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Are Traditional Grade Levels Going Out of Style?

A teacher sits at her desk long after the last school bell rings. She runs her hand through her hair as she struggles to write a lesson plan for a classroom full of students operating at different levels of understanding. Our teacher teaches sixth grade. Half of her class is reading at a seventh-grade level, while the other half is reading at a fifth-grade level. Oh, and don't forget Tommy, who is currently reading at a ninth-grade level.

This is a prevalent challenge in most grade school classrooms today, which leads us to the question, are traditional grade levels going out of style?

Current Grade Level System

In our current system, we assign students to a particular grade based on their age and the month in which their birthday falls. Occasionally, students demonstrate a need to move up to a higher grade or stay for a second year in their current grade. 

This style of classroom structure assumes that all children of a given age group should have a similar understanding and grasp of all subjects taught at that age. The expectation is that the student should have the same level of understanding of the given grade level of math as they do of English and science. Not only does their understanding of each subject need to be relatively similar, but it also needs to be similar to that of their peers.

The Solution

Schools have begun looking at a possible solution that involves moving to a system that allows students to learn in groups with a similar level of understanding in any given subject. This would mean that we divide students by subject matter and proficiency rather than dividing the students by birthday. 

The Challenges

As I am sure you can imagine, transitioning to this style of education structure presents many challenges for the school and the district. 

Grade Level

The first challenge would be deciding at what grade level this change in structure should be implemented. In early grade school, students thrive on consistency and an environment that provides structured support and attachment with the student's teacher. 

Children depend on being within the same environment each day to feel safe exploring and learning. Therefore, the change is likely more beneficial as students enter into middle school, an environment where they are already moving within different classrooms throughout the day.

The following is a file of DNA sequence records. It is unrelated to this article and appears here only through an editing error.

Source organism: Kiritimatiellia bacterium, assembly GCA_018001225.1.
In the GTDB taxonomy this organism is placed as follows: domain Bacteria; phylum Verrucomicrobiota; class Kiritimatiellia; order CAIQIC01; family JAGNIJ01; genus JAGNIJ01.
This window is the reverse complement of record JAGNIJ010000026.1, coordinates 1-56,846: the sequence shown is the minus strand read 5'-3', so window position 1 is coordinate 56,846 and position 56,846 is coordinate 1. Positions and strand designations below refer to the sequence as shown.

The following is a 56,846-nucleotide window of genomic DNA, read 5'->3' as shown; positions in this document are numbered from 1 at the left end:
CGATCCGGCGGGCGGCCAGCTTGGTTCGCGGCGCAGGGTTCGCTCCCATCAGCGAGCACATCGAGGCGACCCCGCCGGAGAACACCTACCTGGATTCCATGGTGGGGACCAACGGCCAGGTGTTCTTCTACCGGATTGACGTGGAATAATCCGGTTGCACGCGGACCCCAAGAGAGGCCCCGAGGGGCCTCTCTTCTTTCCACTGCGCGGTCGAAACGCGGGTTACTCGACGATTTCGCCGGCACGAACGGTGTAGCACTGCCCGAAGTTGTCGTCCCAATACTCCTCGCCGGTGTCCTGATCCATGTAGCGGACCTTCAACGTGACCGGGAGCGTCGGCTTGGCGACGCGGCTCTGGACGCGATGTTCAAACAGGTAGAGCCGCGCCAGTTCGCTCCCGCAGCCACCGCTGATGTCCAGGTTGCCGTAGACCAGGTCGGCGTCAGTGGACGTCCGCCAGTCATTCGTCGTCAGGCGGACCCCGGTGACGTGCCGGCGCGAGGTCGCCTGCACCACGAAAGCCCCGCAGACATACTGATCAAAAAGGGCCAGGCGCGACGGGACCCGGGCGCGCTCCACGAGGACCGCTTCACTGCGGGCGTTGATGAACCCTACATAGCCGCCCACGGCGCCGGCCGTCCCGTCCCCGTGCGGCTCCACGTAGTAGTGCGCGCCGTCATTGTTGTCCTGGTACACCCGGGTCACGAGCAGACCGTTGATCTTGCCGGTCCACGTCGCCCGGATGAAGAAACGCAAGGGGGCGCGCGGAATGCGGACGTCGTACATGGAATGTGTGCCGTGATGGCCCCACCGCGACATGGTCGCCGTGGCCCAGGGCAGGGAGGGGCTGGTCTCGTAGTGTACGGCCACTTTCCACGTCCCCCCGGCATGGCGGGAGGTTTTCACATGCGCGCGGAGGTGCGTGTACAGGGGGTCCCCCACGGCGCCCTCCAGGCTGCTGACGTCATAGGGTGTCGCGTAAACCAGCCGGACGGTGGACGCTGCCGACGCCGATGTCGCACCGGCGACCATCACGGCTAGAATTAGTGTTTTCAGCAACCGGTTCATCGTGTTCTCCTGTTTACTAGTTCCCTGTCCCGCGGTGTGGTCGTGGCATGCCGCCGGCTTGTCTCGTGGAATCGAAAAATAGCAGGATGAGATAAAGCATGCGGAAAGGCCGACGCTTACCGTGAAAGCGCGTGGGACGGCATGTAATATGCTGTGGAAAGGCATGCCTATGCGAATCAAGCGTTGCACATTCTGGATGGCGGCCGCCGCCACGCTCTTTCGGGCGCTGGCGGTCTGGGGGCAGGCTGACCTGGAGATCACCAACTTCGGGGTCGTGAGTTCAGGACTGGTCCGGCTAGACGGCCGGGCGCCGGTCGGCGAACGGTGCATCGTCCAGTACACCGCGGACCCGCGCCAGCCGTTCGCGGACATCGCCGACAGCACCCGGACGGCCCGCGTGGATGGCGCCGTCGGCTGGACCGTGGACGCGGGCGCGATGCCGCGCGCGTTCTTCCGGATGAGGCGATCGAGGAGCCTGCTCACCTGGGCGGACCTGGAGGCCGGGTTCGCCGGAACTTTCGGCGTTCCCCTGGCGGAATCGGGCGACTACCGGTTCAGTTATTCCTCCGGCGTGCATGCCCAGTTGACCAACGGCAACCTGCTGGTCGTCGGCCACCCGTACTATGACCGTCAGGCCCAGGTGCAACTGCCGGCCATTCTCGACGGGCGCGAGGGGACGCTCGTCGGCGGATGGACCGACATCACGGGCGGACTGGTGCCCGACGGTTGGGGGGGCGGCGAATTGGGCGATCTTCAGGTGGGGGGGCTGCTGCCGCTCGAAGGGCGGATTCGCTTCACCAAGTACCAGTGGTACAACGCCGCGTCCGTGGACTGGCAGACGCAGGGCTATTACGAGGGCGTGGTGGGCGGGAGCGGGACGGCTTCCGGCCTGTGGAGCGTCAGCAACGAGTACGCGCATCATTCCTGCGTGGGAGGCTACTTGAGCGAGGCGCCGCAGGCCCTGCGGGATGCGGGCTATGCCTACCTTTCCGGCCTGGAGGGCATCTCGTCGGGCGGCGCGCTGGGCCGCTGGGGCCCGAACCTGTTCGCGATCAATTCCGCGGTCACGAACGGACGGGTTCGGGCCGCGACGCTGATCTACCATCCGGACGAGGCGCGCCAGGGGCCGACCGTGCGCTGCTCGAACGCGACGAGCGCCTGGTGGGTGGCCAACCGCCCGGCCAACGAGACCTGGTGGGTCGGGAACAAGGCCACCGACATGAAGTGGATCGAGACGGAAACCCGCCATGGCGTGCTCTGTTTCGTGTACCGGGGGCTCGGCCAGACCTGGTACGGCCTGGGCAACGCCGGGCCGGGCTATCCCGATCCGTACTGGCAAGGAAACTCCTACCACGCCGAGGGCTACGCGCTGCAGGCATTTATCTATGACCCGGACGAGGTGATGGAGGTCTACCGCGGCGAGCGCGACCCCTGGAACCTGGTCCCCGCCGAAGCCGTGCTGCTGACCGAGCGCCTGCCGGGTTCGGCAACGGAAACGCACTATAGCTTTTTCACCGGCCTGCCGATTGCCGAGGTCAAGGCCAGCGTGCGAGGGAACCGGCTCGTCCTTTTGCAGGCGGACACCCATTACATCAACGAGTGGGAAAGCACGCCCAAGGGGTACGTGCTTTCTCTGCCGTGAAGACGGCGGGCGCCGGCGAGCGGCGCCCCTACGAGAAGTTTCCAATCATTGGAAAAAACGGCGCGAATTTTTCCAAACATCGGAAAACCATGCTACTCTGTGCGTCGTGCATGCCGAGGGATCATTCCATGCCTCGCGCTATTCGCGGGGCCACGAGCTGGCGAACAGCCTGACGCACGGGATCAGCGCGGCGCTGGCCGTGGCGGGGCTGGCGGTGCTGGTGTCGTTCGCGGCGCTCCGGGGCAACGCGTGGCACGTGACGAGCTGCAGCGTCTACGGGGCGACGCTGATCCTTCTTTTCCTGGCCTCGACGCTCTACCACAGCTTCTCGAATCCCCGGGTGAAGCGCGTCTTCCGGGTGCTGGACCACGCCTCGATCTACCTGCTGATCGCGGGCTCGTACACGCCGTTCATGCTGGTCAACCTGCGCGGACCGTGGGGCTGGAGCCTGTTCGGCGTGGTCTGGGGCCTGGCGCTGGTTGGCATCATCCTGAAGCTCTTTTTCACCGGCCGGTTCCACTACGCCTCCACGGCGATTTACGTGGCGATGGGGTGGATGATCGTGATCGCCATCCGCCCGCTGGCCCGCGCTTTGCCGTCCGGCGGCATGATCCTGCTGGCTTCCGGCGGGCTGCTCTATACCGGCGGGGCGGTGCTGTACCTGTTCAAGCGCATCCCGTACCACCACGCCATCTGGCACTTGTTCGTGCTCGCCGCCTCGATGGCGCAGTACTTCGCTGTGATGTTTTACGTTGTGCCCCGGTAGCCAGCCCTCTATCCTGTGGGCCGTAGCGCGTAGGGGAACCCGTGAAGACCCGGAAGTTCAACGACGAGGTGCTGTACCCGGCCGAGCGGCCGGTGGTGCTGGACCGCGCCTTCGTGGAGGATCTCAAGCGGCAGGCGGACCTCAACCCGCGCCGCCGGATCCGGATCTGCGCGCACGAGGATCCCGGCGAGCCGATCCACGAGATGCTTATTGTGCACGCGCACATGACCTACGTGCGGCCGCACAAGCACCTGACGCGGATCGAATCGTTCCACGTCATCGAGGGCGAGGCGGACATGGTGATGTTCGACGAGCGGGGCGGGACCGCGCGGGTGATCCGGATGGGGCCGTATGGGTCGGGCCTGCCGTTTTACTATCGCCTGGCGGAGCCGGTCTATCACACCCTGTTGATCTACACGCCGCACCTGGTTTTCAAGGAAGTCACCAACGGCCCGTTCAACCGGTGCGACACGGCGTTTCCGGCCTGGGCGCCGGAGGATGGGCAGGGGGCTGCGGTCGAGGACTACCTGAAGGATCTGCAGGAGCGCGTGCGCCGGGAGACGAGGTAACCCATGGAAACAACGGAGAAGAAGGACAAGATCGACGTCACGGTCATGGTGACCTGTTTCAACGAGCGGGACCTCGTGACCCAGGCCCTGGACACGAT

The next challenge is deciding how you move children throughout the year. For example, let's say that you group a set of students who have a sixth-grade reading level. Under the traditional model, two of these students would have been placed in eighth grade, two in fifth, and seven in sixth. As the school year progresses, the students begin to improve at different paces. Three of the students may quickly move into the seventh-grade reading level, while one of the students never progresses out of the sixth. 

If we are grouping students based on proficiency, we need to decide if they move into different groups throughout the year based on change or if they remain in the same group. We would also need to decide how to measure proficiency throughout the year. 

The Role of Educators

One of the primary decisions that must be made with this type of transition is what role the educators will play as traditional grade levels go out of style. Various schools have explored the idea that students will self-guide through the subject matter. However, self-guided learning is not effective for many students, especially students who are younger in age. 

The teacher could serve in two functions. The first being a mentor to the self-guided work that the students are doing. The second is a traditional teaching role but one in which students move throughout the day to different teachers based on the subject matter and understanding level.

The Benefits

In today's model, it's easy for students who are behind to stay behind. If a student comes into the eighth grade at a seventh-grade level, learning eighth-grade material will only make the gap between expectation and understanding greater. Grouping students based on proficiency allows the teacher and material to meet the student where they are at. With this, there's greater potential for the student to learn and grow in their capabilities. This model also allows students to study different proficiency levels in different subjects. The student can spend time growing their proficiency in math while continuing to excel in English.

While teachers may have to lesson plan for multiple groups of children for any given day, they will no longer have to plan how to teach those different groups all at once. Teachers will be able to focus their lesson plan on the current group's proficiency level. This reduces stress for the teacher and allows for greater learning potential for the student. 

The Possibilities are Endless

It's exciting to live in a time where the community is so willing to reevaluate our learning structures. To live when we stop and look at the development and learning process and ask ourselves how to meet students where they are developmentally and educationally. I think that it is safe to assume that over the next five years, our learning structure and grade level system will absolutely go out of style. 

As our traditional structure is phased out, we will see schools and districts form programs based on proficiency and learning style rather than grouping students by nothing other than the year they were born. Change is coming if we are brave enough to confront it.

Written by Lacy DeYoung

Education World Contributor

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